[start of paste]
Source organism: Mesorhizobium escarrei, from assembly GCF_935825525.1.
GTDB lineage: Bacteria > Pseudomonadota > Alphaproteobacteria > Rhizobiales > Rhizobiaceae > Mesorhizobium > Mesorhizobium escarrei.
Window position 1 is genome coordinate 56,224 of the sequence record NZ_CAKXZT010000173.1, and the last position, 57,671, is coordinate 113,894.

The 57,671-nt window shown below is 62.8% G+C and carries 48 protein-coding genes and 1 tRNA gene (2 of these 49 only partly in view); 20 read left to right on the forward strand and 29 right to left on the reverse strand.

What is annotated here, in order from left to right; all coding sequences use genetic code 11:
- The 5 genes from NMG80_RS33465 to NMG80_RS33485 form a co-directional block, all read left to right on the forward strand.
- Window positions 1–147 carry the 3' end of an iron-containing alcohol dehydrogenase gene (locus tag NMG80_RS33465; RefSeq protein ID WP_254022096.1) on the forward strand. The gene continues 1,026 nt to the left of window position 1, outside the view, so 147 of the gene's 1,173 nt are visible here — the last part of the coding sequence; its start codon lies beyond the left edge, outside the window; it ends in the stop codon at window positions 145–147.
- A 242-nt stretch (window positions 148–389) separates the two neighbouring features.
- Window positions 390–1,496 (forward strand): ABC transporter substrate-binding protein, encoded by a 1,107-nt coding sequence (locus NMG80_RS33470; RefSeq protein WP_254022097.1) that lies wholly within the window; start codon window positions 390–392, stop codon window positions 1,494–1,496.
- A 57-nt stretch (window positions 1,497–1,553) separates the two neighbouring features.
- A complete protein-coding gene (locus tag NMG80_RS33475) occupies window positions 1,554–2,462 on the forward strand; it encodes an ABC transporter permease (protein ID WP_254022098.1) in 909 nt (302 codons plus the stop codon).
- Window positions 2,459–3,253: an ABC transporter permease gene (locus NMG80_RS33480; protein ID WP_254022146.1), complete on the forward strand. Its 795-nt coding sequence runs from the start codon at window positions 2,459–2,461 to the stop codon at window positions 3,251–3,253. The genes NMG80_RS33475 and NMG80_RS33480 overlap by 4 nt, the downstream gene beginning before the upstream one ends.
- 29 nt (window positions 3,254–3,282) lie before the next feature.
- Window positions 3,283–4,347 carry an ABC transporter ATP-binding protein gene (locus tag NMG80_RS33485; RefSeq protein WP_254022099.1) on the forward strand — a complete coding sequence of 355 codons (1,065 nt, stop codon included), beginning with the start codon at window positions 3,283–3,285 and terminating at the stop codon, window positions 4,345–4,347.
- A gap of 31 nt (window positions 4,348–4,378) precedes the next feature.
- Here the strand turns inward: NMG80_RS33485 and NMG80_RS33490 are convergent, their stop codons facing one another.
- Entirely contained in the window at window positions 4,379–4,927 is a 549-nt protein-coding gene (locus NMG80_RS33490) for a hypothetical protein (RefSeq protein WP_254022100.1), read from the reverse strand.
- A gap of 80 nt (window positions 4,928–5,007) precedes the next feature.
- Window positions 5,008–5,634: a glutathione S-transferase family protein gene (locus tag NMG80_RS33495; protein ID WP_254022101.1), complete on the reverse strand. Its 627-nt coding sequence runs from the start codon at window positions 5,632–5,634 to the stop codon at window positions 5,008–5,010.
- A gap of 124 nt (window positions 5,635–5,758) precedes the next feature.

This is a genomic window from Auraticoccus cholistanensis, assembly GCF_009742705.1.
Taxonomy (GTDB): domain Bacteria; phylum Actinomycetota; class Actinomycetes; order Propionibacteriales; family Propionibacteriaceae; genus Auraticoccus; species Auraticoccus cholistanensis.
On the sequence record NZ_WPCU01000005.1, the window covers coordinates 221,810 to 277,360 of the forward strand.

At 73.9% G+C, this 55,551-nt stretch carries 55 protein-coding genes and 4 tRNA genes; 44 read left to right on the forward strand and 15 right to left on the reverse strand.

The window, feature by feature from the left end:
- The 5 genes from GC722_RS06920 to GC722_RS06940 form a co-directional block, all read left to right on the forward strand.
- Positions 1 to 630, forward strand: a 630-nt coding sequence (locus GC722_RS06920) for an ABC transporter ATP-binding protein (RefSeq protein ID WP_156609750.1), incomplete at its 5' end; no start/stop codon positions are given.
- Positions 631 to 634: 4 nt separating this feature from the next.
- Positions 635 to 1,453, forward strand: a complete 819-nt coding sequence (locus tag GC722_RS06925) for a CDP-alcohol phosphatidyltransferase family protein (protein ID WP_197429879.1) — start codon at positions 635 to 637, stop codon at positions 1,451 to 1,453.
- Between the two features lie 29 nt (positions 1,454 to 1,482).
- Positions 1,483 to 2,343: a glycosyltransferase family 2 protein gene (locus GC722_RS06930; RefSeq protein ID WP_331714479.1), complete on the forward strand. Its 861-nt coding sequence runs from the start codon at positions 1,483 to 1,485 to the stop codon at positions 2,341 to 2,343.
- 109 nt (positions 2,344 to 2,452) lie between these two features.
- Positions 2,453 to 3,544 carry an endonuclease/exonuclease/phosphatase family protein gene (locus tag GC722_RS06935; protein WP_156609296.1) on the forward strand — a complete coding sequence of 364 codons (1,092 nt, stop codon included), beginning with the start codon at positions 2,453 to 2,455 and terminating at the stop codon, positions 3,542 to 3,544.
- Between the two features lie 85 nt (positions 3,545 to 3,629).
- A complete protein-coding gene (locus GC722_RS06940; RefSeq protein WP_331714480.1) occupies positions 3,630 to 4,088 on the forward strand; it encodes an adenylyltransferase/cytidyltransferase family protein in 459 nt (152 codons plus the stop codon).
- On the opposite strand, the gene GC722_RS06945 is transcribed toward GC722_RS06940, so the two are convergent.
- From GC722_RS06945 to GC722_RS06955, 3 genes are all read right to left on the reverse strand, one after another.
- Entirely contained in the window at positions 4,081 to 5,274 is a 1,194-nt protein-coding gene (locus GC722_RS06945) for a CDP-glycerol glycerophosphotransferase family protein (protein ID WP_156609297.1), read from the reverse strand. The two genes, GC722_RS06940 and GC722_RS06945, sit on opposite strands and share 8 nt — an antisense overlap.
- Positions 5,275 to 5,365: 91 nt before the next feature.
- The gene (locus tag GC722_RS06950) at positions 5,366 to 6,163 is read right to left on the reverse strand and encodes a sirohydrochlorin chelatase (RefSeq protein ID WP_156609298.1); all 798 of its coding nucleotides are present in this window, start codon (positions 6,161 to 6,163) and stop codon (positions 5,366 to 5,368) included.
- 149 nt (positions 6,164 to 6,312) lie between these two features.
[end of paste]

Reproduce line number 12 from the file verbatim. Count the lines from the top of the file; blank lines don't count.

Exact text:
- Window positions 2,459–3,253: an ABC transporter permease gene (locus NMG80_RS33480; protein ID WP_254022146.1), complete on the forward strand. Its 795-nt coding sequence runs from the start codon at window positions 2,459–2,461 to the stop codon at window positions 3,251–3,253. The genes NMG80_RS33475 and NMG80_RS33480 overlap by 4 nt, the downstream gene beginning before the upstream one ends.